This Guest paper, from which the following abstract has been drawn, was submitted for publication in November 2019, Part 1 published here February 2021.
It is copyright to Dr. Philip Crosby, CSIRO Astronomy and Space Science.

Introduction | Study Approach and Methodology 
Balancing Enthusiasm with Realism | Checking for Relevant Lessons Learned
Embracing Complexity, Ambiguity and Uncertainty | Project Mission and Success Definition
Reporting and Decision-Making Policies and Structure | Project Information Control | PART 2

Study Approach and Methodology

This study draws from material over the last two decades. While peer-reviewed papers and books offer expert knowledge, reports from project publications revealed more practical experience, and discussions at relevant conferences and workshops gave further insights. This paper includes data from ten cases from a broader research assignment by the author into mega-science project management conducted at 16 high-technology scientific projects in Europe, Chile and Australia.[5] Each project is characterized by having specialized infrastructure, >US$100 million budget, a challenging IT and software requirement, and a science goal concerned with astro, particle, or nuclear physics.

I observed planning and execution processes, and formal and ad-hoc meetings, both in the office and worksite. At each project, I undertook between five and ten formal interviews with project directors and managers, each typically lasting 3‑5 hours, and loosely structured to permit the gathering of salient learning aspects from each case. From the fieldwork, I selected three projects judged likely to elicit relevant and representative data for this paper.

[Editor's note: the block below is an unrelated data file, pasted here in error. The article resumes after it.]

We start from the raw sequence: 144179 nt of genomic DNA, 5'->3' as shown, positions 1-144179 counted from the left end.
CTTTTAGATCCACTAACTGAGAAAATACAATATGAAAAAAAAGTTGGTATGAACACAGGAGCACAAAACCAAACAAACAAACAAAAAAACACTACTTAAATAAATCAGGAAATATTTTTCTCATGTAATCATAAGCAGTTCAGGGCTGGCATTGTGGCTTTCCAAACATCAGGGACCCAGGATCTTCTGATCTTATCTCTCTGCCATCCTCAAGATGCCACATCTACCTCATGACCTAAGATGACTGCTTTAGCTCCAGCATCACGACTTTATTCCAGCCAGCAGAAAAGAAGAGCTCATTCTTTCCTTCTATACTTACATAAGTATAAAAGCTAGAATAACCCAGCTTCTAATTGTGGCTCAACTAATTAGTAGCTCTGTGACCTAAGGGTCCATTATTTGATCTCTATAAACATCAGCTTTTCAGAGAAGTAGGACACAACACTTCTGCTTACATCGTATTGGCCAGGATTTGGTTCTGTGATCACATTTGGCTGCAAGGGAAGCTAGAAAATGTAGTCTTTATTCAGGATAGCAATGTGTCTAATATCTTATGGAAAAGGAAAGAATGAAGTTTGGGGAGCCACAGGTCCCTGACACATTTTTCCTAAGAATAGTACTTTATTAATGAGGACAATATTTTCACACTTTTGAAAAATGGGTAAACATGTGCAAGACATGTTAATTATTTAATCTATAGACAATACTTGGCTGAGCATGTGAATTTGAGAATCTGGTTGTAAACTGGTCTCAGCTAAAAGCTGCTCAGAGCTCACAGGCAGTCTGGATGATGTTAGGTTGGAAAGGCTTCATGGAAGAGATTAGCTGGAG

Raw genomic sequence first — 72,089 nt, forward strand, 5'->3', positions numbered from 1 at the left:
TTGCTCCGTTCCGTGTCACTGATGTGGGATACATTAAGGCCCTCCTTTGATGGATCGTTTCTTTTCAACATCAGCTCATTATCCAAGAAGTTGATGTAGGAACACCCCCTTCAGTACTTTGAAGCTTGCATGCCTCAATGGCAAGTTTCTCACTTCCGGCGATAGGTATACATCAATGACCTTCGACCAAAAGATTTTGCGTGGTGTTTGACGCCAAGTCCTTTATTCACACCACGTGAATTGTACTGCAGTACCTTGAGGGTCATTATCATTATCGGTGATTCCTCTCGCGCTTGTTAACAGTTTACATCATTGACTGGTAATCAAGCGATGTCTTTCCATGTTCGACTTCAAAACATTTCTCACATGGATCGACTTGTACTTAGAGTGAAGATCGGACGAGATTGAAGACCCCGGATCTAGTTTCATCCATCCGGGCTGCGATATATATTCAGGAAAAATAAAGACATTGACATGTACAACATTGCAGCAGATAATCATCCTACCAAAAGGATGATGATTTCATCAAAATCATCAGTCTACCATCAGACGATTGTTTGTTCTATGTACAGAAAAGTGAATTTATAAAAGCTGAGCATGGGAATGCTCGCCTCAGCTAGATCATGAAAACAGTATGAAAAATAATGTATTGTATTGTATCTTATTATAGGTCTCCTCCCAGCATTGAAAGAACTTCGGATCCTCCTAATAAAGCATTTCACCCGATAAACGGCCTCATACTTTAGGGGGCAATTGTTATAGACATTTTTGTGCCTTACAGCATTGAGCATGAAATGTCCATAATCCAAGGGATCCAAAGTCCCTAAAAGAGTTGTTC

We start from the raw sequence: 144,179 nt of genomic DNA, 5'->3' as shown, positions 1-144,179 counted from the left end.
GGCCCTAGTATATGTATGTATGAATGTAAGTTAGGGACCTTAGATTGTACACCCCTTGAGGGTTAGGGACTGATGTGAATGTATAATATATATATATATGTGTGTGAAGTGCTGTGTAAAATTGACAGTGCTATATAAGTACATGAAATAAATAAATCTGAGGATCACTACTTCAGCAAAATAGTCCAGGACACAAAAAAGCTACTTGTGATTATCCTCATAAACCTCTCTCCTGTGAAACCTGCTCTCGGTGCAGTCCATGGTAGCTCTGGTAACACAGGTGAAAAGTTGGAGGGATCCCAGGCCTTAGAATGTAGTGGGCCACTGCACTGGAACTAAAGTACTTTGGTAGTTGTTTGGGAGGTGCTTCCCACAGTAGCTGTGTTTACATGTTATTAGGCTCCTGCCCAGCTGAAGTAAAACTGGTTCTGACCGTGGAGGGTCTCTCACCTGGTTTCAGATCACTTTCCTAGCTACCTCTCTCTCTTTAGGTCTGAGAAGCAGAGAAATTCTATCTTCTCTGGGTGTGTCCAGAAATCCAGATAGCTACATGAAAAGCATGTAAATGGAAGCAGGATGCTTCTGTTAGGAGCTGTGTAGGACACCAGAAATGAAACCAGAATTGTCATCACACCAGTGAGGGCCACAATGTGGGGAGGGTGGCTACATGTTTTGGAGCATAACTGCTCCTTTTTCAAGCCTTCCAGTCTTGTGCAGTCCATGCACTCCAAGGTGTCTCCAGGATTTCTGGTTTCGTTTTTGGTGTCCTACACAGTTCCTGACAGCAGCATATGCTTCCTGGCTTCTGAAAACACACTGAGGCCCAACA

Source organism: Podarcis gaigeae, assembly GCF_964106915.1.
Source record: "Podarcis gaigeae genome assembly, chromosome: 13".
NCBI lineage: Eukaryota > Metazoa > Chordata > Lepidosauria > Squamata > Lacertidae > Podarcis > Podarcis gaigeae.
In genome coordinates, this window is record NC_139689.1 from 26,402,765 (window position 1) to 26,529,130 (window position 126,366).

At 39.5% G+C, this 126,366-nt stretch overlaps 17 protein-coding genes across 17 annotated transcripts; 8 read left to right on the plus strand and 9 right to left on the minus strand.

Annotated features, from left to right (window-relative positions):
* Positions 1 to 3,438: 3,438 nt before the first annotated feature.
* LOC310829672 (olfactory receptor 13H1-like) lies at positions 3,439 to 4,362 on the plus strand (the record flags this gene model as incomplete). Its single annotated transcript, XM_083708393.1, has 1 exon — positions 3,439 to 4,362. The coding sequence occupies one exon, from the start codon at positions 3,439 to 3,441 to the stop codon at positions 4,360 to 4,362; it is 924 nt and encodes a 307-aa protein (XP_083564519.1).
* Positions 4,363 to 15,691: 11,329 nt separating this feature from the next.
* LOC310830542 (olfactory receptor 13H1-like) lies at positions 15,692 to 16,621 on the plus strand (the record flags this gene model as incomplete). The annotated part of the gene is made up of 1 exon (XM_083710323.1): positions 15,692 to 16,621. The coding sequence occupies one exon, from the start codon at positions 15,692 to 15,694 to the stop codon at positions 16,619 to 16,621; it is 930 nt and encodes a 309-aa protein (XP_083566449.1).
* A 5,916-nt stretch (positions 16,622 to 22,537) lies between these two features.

This research effort focuses on eliciting additional factors beyond a priori program-type processes, resources and artifacts such as execution plans, project funding, Work Breakdown Structures, etc. These "additional" factors are described as "special" factors to distinguish them from common program factors. Thus, there are nine special factors that are further subdivided into three "attitudinal" factors, and six "conditioning" factors.

The three Attitudinal factors are those that require an intellectual stance or approach, whereas the six Conditional factors are realized through purposeful activity. They are all described in the following pages.

Introduction  Introduction

5. Ibid.
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